When I became CEO of ITT (ITT) in 2004, the company was a $5 billion conglomerate. It operated like a holding company with about 60 independent business units in categories from water treatment to defense systems. My first goal was to institutionalize shared processes like leadership development and strategic planning.
Then about a year ago we realized our defense business was going to face a relatively flat market because of budget cuts and a slowly growing global economy. I didn't want to let that drag down our other businesses. We examined mergers, divestitures, and splitting up the company. A split made the most sense. The case for having a separate defense business was obvious. After that, we decided to keep ITT as an industrial products business and spin off the water business. All three companies had strong CEO candidates from within ITT. My fate was unclear. I had to have a degree of personal impartiality. My job is to be a steward of shareholder assets. I saw this as a strong succession opportunity at these companies and a chance to install the next ten-year team.
Once we settled on a split, we looked at my role. Despite my aerospace background, I felt best suited to chair the water company. I have a master's degree in geomorphology, and the business fascinates me. It's also a global game, and I have a track record there.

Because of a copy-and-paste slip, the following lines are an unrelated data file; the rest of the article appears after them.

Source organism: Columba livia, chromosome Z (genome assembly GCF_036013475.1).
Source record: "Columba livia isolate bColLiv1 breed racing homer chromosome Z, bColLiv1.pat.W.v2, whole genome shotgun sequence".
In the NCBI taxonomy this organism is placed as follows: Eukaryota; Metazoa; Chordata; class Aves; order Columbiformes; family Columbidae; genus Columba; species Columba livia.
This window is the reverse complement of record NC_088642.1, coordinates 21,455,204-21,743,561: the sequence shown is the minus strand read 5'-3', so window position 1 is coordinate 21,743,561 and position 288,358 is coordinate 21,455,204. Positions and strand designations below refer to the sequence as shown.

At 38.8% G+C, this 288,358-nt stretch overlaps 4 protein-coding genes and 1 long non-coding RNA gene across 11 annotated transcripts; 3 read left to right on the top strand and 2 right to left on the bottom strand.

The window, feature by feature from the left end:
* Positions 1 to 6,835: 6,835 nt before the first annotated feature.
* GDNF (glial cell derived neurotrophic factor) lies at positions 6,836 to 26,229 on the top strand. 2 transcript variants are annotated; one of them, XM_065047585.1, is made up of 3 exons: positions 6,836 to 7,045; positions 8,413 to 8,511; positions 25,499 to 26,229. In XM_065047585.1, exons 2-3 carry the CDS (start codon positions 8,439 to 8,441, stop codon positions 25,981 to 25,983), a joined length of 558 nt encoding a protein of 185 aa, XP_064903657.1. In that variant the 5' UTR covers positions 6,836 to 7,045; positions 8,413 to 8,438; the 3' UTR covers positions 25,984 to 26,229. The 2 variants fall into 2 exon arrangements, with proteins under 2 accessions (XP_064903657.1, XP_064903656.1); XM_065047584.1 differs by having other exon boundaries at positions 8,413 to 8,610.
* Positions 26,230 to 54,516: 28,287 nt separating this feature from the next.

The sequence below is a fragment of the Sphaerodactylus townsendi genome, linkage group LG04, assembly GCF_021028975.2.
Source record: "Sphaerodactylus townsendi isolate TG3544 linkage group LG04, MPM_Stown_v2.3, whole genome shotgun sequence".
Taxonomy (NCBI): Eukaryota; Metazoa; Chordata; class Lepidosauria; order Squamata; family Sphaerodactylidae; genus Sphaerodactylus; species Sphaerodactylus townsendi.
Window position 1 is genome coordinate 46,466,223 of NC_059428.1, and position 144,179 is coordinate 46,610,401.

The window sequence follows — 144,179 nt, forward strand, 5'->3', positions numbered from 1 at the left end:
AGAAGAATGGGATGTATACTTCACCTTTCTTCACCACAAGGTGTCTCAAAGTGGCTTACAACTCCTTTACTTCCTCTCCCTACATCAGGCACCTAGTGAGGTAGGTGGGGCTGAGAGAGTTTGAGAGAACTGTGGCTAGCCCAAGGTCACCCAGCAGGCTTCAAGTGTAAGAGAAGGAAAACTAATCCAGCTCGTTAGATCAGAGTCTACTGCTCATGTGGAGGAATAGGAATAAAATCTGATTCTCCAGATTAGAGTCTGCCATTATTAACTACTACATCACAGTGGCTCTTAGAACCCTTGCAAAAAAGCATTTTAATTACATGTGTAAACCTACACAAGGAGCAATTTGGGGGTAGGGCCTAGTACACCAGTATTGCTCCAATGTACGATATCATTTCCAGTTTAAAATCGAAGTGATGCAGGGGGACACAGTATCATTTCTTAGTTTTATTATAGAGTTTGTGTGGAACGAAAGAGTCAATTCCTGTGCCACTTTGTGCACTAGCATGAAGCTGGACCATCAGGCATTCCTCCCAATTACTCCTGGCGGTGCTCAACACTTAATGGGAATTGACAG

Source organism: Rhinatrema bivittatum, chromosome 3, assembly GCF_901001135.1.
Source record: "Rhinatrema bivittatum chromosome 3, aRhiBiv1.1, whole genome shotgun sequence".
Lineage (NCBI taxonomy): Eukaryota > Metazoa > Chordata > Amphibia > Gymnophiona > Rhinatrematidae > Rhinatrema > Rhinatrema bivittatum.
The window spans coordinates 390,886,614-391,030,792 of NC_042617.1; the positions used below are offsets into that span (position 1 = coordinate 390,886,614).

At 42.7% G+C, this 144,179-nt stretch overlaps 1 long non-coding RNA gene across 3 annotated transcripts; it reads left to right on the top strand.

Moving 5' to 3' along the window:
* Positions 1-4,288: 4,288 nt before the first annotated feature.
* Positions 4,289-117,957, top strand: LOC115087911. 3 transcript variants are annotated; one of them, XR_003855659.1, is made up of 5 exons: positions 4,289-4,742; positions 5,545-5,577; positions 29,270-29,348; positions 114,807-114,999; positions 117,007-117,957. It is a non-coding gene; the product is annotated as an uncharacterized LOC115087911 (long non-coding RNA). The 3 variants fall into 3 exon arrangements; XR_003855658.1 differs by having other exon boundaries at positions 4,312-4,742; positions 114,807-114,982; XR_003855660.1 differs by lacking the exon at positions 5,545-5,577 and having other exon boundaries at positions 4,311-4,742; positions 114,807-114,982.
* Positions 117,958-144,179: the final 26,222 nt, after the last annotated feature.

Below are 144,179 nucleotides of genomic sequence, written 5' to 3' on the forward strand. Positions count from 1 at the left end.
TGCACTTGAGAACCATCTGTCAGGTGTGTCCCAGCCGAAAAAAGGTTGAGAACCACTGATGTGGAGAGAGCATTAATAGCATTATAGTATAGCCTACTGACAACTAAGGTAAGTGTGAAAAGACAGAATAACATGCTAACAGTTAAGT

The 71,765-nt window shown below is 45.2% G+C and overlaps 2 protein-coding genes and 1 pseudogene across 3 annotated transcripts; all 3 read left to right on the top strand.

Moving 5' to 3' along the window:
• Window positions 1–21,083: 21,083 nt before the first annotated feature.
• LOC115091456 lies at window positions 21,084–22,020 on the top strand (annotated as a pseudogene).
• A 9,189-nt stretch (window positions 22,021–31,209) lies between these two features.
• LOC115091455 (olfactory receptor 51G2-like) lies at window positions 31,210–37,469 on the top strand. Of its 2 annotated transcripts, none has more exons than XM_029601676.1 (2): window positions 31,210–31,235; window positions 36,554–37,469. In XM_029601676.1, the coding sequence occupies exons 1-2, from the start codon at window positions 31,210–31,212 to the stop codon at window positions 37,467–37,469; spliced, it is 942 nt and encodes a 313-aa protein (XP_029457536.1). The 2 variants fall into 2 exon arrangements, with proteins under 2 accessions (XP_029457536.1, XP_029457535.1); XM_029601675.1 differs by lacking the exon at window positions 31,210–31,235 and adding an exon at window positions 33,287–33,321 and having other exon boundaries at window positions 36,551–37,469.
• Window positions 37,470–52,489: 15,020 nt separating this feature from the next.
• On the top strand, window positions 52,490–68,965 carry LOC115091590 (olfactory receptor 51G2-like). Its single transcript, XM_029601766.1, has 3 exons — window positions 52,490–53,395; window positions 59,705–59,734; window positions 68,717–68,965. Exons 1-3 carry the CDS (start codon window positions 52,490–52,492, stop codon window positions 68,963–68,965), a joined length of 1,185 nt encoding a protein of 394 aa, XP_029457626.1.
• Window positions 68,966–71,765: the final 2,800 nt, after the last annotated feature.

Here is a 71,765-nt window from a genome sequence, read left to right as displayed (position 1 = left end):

My concern right now is speed. This split is time-consuming, and we need to power through it quickly. We've committed to have it done by the end of the year. I like to hear multiple points of view, but there are times when the need to make a decision on schedule outweighs having all the facts and everyone on board. We just need to get it done.
All of this was extraordinarily challenging. I was emotional. As a CEO, you want to build; I've been a builder my whole life. My goal now is to help lead a successful creation of three new public companies. Following that, I'll be fully consumed as the chairman of the water business. My appetite for achievement isn't going to end.